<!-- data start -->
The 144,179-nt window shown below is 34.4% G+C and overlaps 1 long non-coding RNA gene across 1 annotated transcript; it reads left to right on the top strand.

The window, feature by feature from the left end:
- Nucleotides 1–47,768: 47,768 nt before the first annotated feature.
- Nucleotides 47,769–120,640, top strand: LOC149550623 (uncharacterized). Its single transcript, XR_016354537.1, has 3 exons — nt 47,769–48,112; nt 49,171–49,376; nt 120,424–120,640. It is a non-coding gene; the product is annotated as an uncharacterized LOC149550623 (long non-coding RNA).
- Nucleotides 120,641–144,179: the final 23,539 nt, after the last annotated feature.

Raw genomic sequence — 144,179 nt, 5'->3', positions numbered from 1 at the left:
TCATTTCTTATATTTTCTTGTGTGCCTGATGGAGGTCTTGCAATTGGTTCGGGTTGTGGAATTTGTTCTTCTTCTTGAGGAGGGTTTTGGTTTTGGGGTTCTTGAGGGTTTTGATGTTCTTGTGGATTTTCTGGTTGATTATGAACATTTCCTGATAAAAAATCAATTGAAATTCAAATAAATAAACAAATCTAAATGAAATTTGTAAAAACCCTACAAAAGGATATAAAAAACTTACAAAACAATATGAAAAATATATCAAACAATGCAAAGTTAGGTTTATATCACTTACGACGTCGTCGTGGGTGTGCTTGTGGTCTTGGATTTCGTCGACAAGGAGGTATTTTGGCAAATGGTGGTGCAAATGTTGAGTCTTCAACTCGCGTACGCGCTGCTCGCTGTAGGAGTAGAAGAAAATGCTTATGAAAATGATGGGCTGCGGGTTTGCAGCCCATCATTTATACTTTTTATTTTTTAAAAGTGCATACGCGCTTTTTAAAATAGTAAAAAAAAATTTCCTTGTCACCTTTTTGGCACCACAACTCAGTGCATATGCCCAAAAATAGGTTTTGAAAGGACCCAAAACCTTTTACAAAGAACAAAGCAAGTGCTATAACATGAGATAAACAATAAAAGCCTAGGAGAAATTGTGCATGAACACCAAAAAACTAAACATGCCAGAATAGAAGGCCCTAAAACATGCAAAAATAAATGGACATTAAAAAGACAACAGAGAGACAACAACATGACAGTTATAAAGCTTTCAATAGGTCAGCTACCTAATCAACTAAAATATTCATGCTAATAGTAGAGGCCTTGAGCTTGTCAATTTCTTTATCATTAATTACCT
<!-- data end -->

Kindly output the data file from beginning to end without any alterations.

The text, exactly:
The 144,179-nt window shown below is 34.4% G+C and overlaps 1 long non-coding RNA gene across 1 annotated transcript; it reads left to right on the top strand.

The window, feature by feature from the left end:
- Nucleotides 1–47,768: 47,768 nt before the first annotated feature.
- Nucleotides 47,769–120,640, top strand: LOC149550623 (uncharacterized). Its single transcript, XR_016354537.1, has 3 exons — nt 47,769–48,112; nt 49,171–49,376; nt 120,424–120,640. It is a non-coding gene; the product is annotated as an uncharacterized LOC149550623 (long non-coding RNA).
- Nucleotides 120,641–144,179: the final 23,539 nt, after the last annotated feature.

Raw genomic sequence — 144,179 nt, 5'->3', positions numbered from 1 at the left:
TCATTTCTTATATTTTCTTGTGTGCCTGATGGAGGTCTTGCAATTGGTTCGGGTTGTGGAATTTGTTCTTCTTCTTGAGGAGGGTTTTGGTTTTGGGGTTCTTGAGGGTTTTGATGTTCTTGTGGATTTTCTGGTTGATTATGAACATTTCCTGATAAAAAATCAATTGAAATTCAAATAAATAAACAAATCTAAATGAAATTTGTAAAAACCCTACAAAAGGATATAAAAAACTTACAAAACAATATGAAAAATATATCAAACAATGCAAAGTTAGGTTTATATCACTTACGACGTCGTCGTGGGTGTGCTTGTGGTCTTGGATTTCGTCGACAAGGAGGTATTTTGGCAAATGGTGGTGCAAATGTTGAGTCTTCAACTCGCGTACGCGCTGCTCGCTGTAGGAGTAGAAGAAAATGCTTATGAAAATGATGGGCTGCGGGTTTGCAGCCCATCATTTATACTTTTTATTTTTTAAAAGTGCATACGCGCTTTTTAAAATAGTAAAAAAAAATTTCCTTGTCACCTTTTTGGCACCACAACTCAGTGCATATGCCCAAAAATAGGTTTTGAAAGGACCCAAAACCTTTTACAAAGAACAAAGCAAGTGCTATAACATGAGATAAACAATAAAAGCCTAGGAGAAATTGTGCATGAACACCAAAAAACTAAACATGCCAGAATAGAAGGCCCTAAAACATGCAAAAATAAATGGACATTAAAAAGACAACAGAGAGACAACAACATGACAGTTATAAAGCTTTCAATAGGTCAGCTACCTAATCAACTAAAATATTCATGCTAATAGTAGAGGCCTTGAGCTTGTCAATTTCTTTATCATTAATTACCT